New report by Working Cities evaluation team focuses on principle of 'centering community voice'
Report looks at success, lessons from sharing power with residents when collaboration was essential
Back in 2019, the Working Cities Challenge in Rhode Island got a unique opportunity when the Doris Duke Foundation contributed $600,000 in additional funds. And the WCC, one of the Federal Reserve Bank of Boston’s community development initiatives, responded by turning to local teams and funders to help decide how to use the new dollars.
The result was new “Advancing Our Learning” grants open to all WCC-eligible communities in Rhode Island.
The grants aim to support local WCC groups as they cultivate new leaders and expand economic equity and inclusion. Now, a report by Mt. Auburn Associates is evaluating what it took for grant recipients across Working Places initiatives to elevate and amplify resident voices. I invite you to read it.
Grants support giving prominent decision-making roles to residents
The Advancing Our Learning grants aim to support leaders who are building on WCC lessons and taking one of the following approaches:
- Cultivating diverse leaders and integrating them into decision-making structures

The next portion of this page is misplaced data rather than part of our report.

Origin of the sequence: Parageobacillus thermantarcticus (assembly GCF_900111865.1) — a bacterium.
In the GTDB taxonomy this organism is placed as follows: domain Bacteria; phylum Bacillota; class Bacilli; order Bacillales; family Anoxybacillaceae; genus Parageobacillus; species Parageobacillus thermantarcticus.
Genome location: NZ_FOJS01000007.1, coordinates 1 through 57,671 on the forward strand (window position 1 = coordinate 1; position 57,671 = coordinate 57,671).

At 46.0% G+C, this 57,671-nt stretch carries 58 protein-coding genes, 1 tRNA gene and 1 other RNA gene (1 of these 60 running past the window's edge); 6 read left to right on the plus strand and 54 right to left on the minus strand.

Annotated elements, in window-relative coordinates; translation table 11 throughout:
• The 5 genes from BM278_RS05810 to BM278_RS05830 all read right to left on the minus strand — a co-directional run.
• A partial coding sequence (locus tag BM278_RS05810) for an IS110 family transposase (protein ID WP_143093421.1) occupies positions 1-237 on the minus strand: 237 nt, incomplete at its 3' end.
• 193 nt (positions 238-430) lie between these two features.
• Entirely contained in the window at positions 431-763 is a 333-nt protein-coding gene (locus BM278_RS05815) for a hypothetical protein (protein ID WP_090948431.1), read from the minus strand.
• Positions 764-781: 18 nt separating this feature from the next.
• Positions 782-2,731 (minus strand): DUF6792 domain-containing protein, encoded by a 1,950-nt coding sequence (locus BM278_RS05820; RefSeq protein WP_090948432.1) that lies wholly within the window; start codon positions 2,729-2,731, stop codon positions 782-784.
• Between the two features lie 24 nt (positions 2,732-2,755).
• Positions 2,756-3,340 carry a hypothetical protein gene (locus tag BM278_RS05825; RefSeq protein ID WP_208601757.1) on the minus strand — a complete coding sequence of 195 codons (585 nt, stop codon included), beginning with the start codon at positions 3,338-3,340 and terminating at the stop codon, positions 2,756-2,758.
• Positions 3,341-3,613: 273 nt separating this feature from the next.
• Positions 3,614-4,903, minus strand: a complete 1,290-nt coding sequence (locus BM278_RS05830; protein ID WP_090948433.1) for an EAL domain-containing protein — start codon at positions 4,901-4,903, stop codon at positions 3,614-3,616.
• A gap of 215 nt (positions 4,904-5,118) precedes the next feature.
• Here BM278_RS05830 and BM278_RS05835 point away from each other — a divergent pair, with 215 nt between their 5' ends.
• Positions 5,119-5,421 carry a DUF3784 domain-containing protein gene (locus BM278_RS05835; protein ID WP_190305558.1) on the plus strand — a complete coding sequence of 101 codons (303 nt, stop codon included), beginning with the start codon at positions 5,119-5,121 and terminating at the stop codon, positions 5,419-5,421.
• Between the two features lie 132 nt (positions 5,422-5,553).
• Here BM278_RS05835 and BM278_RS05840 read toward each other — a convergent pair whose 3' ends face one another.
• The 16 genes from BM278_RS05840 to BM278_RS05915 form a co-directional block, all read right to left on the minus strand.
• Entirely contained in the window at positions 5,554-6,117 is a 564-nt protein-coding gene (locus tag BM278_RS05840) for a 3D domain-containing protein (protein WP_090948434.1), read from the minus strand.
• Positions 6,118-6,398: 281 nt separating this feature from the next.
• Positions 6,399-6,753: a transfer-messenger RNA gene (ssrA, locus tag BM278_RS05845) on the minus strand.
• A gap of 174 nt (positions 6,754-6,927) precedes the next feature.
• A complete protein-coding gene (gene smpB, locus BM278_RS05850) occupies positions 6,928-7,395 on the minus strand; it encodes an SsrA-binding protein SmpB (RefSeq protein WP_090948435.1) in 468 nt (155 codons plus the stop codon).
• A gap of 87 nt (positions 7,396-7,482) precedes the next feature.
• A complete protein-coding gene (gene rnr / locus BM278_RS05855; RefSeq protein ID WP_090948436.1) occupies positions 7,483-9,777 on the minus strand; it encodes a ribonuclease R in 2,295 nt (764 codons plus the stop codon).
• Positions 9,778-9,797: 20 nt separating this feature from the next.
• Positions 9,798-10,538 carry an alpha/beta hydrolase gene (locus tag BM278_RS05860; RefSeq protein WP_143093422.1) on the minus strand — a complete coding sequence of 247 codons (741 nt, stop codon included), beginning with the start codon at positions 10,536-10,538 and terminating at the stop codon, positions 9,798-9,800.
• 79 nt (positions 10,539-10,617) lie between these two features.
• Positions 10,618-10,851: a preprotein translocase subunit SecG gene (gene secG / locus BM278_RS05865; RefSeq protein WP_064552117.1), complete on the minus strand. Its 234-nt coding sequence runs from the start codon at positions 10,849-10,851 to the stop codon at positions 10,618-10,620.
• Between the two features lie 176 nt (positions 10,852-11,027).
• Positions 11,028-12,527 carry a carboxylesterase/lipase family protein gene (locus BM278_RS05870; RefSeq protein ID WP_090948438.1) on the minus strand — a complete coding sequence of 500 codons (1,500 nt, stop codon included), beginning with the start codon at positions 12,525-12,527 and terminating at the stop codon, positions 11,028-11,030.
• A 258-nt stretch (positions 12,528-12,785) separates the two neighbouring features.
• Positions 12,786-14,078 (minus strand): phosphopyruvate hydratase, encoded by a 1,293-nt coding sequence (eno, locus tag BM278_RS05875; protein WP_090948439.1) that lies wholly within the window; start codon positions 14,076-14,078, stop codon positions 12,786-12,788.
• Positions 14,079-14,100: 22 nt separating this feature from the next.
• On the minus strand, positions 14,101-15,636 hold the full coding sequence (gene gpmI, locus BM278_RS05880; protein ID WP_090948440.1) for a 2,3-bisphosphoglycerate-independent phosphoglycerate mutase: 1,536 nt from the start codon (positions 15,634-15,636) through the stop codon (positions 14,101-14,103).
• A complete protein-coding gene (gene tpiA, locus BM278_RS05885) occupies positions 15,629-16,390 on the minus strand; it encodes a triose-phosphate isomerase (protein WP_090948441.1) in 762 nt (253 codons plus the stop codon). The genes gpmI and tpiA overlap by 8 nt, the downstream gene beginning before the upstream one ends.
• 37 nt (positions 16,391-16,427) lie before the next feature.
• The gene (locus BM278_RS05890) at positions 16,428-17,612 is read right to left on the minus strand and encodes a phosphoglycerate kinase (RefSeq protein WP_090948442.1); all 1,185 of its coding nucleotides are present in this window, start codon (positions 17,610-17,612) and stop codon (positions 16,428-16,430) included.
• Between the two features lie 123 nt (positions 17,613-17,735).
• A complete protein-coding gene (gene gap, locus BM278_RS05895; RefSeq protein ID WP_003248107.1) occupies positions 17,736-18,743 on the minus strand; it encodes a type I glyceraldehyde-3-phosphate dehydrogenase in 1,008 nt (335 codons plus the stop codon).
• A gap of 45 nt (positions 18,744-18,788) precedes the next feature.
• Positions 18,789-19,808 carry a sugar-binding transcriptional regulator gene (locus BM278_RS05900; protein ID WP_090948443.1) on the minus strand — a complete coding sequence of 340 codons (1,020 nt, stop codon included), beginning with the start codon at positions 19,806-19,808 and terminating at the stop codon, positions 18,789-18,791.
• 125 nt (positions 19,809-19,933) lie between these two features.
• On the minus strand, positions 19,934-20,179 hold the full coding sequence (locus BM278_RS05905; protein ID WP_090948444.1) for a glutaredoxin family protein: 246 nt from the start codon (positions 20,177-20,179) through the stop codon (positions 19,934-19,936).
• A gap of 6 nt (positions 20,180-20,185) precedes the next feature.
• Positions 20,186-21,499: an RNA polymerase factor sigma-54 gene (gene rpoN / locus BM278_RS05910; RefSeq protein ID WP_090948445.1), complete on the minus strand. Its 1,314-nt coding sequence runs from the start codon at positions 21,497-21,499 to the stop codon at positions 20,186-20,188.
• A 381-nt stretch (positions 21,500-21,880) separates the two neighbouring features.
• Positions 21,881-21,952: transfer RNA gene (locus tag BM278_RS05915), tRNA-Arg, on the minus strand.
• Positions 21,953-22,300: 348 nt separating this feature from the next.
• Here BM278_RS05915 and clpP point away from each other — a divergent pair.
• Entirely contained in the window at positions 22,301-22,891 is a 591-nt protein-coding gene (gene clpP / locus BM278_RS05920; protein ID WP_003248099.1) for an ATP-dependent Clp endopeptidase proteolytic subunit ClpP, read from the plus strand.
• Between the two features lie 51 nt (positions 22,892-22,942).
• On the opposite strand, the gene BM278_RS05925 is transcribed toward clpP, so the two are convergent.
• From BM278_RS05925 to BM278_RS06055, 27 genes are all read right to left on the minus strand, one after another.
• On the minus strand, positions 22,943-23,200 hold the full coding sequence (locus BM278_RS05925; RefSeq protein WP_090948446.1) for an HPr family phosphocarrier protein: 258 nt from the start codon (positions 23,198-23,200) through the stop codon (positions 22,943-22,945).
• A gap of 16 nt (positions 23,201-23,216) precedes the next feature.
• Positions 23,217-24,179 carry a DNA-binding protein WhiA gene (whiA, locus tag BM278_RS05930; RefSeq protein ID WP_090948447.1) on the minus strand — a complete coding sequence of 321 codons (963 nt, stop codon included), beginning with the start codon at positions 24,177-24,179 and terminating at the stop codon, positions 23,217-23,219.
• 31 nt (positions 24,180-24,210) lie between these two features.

- Supporting organizations committed to economic inclusion for historically excluded communities and people of color
- Testing new ideas to drive economic equity and inclusion
At its core, the goal of each approach is about better “centering community voices.” This phrase describes an evolution in the Boston’s Fed’s approach to community engagement. The Mt. Auburn report says it’s about “transitioning from encouraging organizational stakeholders to involve residents in their work to actively supporting residents in taking a more prominent role.”
Report offers insight to local leaders, describes general WCC philosophy
The eight-page report offers insight to leaders at the local level who seek to deepen the ways they engage community members in their work. It also expands more generally to provide background on the WCC and why it made “community engagement” one of its core principles.
The report shares the ways different communities think about the purpose of community voice in their work – for relationship-building, program design, broader civic engagement, and/or advocacy.
And it digs into what needs to be true for such efforts to be effective, including knowing the relationship dynamics at play, tactical approaches to things like increasing accessibility, and ensuring people are equitably compensated for their time.
Please take some time to check out the Mt. Auburn report.
I also encourage local leaders who want to deepen their understanding of community engagement to watch this short video. They’ll hear directly from Working Places leaders on how they have centered community voice in their work.
Colleen Dawicki is deputy director of Working Places, which includes the Working Cities Challenge, the Working Communities Challenge, and Leaders for Equitable Local Economies.